Electret microphones are a variant of condenser microphones that mostly utilise a permanently charged diaphragm over a conductive metal back-plate. They somehow tend to be small, even minuscule, cheap and light. They are especially responsive to the range of sounds from the lower mids to the highest frequencies, i.e. they aren't very good for bass. Back-electret microphones use a charged back-plate instead of a charged diaphragm. These may or may not be phantom powered. Electret and back-electret microphones have special preference for voice communication, where clarity of speech is essential at the sacrifice of perfect sound reproduction.

Plaintalk Microphones
The microphones that are designed specially for use with Macintosh sound-in jacks are called Plaintalk Microphones. They have a special mini-phone jack that is slightly longer than the standard mini-phone jack, and has 4 contact points instead of 3. The last contact point at the tip is meant to carry phantom power up to the cable in order to power the back-electret microphone. The other three contact points are in the same arrangement and have the same purpose and standard stereo mini-phone jacks.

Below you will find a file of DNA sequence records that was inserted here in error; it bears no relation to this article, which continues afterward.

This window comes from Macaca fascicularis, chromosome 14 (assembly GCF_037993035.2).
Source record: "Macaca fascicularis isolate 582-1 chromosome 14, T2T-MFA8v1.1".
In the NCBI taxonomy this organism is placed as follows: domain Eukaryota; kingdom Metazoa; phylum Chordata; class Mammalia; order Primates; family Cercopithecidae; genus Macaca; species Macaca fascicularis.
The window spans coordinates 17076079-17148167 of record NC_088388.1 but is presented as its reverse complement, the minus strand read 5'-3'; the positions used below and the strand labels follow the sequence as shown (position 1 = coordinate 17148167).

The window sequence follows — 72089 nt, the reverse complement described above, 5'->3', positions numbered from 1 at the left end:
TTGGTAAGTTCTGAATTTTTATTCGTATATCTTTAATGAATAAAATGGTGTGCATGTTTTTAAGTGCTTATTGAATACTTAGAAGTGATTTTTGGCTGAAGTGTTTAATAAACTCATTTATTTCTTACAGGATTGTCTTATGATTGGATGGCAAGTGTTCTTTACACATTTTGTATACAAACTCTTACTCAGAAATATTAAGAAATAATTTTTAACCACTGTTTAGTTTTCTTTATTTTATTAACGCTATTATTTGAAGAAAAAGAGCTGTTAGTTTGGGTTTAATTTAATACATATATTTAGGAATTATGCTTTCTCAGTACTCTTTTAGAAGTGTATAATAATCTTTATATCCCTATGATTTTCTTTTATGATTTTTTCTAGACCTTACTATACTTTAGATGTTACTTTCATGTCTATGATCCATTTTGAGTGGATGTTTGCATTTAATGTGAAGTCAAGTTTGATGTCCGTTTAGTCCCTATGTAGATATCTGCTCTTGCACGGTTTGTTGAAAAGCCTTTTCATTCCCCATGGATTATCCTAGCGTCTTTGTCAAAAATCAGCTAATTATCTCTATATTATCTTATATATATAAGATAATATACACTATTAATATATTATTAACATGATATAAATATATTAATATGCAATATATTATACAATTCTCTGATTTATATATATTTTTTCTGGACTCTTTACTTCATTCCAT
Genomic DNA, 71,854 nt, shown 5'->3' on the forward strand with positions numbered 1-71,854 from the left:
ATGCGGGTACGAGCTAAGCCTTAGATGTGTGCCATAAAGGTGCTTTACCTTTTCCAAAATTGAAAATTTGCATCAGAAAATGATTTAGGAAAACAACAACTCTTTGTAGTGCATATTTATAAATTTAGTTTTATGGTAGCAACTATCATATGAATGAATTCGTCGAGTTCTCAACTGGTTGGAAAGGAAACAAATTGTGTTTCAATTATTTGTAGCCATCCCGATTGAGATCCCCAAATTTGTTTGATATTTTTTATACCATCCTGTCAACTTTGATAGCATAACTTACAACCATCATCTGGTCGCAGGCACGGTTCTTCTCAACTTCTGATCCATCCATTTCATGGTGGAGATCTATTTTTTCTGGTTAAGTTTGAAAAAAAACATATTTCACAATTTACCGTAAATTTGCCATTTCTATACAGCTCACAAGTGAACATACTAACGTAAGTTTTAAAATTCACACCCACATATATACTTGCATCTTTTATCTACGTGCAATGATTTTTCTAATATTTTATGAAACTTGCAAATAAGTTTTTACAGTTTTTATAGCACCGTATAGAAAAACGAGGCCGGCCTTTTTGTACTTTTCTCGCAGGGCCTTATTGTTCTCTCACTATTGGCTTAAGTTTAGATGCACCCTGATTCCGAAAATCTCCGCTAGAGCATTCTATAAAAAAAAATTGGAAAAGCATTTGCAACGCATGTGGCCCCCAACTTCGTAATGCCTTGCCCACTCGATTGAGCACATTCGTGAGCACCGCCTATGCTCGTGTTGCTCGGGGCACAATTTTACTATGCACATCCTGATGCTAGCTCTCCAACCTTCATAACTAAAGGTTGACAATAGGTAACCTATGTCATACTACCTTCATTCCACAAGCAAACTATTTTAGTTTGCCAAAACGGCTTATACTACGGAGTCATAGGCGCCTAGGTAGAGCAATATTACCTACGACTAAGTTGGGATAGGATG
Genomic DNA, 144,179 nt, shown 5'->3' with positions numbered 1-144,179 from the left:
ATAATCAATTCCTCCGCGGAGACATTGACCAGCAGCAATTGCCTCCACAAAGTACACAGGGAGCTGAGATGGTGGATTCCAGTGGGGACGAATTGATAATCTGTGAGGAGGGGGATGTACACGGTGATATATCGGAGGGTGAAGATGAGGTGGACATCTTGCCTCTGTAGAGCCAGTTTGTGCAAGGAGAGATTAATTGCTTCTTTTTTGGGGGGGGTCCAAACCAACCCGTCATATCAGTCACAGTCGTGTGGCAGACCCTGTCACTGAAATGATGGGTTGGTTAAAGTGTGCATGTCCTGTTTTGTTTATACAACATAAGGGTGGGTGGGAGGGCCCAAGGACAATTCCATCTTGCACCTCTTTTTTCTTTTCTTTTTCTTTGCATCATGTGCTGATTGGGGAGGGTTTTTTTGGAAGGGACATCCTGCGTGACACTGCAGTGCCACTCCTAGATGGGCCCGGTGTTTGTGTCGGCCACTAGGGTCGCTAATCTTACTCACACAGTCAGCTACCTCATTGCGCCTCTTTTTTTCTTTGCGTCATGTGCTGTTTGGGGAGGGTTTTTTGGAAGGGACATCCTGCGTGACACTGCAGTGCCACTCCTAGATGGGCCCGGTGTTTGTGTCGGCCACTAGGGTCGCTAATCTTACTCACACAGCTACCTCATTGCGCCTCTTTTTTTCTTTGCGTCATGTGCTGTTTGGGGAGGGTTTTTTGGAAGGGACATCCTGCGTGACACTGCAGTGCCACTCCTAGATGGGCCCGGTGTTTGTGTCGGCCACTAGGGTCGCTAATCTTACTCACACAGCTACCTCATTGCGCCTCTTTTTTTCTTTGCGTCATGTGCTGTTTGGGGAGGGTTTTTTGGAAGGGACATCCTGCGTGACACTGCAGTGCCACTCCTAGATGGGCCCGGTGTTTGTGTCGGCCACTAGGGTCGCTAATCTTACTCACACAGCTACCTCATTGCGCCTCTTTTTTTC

The phantom power provided by Macintoshes is only enough for the microphones that Apple provides or recommends, and is thus not as universal as true 48V phantom power. However, since standard mini phone jacks will not be long enough to reach the last contact point, they can be used with Macintosh sound-in jacks easily as long as they do not require phantom power.

Ribbon Microphones
Note: information in this section might not be very accurate.

These are very rare, and only used in the best recording studios. They are very sensitive to shock and large sound volumes, and tend to be damaged easily. They consist of a thin ribbon of a metallic foil suspended in front of a metal plate. Sound waves cause the foil to vibrate, causing fluctuations in the electrical current. Thus, an electrical audio signal is created.